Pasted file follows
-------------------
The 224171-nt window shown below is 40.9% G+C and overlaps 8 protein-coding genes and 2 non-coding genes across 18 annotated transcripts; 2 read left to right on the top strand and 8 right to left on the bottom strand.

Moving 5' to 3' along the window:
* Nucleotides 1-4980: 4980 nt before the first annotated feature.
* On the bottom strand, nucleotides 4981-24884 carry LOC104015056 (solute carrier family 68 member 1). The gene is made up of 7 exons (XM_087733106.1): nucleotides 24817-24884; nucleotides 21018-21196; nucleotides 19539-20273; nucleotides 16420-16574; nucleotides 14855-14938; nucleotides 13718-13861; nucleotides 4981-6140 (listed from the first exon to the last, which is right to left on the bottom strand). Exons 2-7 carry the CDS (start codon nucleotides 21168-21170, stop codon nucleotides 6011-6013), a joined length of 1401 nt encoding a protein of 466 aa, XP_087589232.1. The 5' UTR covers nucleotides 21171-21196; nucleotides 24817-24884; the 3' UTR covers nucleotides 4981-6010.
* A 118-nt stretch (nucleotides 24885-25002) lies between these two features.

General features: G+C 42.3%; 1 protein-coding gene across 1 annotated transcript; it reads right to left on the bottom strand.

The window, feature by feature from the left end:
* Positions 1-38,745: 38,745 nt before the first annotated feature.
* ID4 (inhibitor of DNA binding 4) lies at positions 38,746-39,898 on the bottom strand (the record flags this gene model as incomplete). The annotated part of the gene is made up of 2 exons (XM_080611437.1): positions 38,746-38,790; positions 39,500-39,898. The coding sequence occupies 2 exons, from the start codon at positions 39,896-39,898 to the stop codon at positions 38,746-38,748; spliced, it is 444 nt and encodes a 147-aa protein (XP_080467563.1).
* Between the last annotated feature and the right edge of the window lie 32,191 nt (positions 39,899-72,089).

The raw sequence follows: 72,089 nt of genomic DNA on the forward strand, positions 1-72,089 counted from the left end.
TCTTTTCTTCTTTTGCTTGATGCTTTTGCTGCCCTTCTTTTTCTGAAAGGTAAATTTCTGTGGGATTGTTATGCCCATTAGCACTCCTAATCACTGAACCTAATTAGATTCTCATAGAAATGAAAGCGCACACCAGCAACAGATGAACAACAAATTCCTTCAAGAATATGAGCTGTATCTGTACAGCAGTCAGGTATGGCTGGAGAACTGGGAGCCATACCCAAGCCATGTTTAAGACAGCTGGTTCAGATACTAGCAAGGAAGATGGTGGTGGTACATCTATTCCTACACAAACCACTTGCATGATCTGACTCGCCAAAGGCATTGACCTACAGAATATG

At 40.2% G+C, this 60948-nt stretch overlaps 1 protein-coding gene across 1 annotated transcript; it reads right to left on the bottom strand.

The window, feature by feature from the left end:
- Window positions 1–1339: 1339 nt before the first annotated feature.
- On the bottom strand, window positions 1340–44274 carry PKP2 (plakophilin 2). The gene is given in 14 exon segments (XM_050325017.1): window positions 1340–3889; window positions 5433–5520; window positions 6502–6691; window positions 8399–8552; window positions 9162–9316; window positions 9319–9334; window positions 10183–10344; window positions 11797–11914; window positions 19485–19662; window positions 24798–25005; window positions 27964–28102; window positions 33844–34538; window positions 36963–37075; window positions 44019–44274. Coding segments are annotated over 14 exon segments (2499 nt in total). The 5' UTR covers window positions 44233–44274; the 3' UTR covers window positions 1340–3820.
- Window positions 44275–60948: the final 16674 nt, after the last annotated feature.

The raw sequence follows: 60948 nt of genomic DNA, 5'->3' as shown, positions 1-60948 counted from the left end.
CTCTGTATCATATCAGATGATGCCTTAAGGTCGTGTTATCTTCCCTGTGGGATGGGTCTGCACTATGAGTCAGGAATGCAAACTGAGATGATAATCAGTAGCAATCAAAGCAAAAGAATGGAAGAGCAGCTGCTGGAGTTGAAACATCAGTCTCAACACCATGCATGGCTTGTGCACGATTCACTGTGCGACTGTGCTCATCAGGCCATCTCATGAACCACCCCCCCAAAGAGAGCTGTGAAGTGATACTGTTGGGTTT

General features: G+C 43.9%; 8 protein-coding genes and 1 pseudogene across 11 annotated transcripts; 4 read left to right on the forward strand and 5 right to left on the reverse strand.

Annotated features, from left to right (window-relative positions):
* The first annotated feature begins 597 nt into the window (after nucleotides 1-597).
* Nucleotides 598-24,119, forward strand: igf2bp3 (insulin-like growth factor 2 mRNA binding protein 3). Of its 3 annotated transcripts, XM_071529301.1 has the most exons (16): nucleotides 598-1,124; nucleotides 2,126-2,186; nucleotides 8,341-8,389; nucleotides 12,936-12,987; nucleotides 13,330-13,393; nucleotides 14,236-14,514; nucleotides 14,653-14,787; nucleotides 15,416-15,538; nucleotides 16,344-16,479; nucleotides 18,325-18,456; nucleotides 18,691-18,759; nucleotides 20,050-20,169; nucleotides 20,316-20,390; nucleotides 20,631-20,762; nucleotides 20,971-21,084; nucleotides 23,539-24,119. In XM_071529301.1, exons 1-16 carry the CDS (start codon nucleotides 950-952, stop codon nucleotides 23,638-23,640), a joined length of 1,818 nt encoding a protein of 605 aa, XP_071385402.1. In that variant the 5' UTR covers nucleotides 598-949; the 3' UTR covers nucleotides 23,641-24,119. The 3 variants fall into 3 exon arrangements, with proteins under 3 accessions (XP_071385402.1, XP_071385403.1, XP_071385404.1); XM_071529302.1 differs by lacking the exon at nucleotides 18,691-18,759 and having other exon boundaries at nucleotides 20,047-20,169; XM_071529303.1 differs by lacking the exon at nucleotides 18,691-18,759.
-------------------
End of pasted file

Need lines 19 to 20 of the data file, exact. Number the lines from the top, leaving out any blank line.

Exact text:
CTCTGTATCATATCAGATGATGCCTTAAGGTCGTGTTATCTTCCCTGTGGGATGGGTCTGCACTATGAGTCAGGAATGCAAACTGAGATGATAATCAGTAGCAATCAAAGCAAAAGAATGGAAGAGCAGCTGCTGGAGTTGAAACATCAGTCTCAACACCATGCATGGCTTGTGCACGATTCACTGTGCGACTGTGCTCATCAGGCCATCTCATGAACCACCCCCCCAAAGAGAGCTGTGAAGTGATACTGTTGGGTTT

General features: G+C 43.9%; 8 protein-coding genes and 1 pseudogene across 11 annotated transcripts; 4 read left to right on the forward strand and 5 right to left on the reverse strand.